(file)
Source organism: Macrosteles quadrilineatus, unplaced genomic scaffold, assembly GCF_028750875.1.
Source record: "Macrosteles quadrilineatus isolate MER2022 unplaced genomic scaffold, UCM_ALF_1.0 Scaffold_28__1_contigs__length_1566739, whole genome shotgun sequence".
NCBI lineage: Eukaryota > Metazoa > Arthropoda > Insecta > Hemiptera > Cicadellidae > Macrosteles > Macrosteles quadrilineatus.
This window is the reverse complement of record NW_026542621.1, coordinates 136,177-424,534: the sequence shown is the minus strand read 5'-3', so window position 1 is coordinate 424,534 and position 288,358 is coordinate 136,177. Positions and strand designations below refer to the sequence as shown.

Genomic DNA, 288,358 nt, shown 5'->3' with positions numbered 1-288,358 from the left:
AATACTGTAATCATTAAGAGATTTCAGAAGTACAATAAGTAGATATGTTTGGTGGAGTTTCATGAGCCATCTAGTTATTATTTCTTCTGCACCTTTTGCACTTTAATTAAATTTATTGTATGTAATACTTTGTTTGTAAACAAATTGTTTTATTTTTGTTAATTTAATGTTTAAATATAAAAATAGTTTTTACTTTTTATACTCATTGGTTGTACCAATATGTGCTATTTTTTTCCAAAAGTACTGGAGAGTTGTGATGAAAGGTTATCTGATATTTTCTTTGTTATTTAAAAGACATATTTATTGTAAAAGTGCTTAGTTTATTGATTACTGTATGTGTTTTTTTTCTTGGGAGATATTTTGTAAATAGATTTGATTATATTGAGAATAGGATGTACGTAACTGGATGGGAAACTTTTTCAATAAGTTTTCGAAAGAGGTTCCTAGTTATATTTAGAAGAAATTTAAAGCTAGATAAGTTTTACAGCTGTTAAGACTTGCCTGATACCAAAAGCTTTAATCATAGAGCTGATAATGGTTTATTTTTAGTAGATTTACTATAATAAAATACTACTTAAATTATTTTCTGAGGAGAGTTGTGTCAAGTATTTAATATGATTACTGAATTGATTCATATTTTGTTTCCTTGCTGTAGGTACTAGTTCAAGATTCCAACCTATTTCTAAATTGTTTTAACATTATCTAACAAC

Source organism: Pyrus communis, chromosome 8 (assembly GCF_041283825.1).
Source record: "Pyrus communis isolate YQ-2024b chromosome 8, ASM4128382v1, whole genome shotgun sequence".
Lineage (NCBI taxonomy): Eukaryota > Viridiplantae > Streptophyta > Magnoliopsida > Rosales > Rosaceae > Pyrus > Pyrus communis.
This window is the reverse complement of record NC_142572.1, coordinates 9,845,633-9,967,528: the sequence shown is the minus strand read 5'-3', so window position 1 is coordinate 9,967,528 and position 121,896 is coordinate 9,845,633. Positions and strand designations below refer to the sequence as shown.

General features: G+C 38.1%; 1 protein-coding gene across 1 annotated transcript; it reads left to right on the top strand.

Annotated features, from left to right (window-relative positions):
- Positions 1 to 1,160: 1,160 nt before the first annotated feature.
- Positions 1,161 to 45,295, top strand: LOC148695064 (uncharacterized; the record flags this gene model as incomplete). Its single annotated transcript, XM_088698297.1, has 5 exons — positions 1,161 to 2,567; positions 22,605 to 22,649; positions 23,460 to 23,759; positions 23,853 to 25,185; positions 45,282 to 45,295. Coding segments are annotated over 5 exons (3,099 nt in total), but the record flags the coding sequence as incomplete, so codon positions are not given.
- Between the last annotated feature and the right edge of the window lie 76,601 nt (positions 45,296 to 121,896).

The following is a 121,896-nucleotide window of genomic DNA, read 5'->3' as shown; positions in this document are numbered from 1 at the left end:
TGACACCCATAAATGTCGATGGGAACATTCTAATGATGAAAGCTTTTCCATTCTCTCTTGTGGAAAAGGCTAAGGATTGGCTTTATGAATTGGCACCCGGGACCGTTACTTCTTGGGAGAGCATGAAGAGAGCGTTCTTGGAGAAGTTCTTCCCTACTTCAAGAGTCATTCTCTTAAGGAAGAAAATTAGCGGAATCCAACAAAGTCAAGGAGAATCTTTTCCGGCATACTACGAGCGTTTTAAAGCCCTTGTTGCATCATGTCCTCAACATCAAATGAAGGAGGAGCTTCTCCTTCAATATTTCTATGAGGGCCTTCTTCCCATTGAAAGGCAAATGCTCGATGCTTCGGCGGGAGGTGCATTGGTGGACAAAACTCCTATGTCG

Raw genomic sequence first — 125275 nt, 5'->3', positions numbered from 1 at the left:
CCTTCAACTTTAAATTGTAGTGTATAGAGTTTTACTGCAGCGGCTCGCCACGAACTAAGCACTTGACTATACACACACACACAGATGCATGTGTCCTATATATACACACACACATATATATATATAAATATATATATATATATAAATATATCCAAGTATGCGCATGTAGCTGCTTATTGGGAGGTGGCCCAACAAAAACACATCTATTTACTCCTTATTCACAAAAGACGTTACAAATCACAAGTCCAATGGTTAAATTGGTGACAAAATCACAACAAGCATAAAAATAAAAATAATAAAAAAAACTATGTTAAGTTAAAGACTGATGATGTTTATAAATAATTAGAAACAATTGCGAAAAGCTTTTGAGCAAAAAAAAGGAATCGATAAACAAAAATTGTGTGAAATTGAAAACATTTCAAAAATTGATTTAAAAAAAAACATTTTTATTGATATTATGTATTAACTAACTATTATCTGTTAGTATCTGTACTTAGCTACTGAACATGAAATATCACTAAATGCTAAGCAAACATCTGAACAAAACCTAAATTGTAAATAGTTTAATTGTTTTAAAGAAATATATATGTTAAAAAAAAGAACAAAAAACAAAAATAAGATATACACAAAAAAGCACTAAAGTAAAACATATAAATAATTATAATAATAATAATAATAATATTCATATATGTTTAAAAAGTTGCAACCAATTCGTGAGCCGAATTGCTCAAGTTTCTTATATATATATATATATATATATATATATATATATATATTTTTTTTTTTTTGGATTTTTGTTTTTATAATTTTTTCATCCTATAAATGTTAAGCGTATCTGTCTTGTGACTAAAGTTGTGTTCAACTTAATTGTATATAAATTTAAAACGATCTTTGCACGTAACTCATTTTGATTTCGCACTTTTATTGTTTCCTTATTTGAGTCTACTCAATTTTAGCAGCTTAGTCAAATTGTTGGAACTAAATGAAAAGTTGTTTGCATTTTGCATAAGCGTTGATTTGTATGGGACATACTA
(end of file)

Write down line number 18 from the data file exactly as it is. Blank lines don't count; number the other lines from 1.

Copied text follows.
Raw genomic sequence first — 125275 nt, 5'->3', positions numbered from 1 at the left: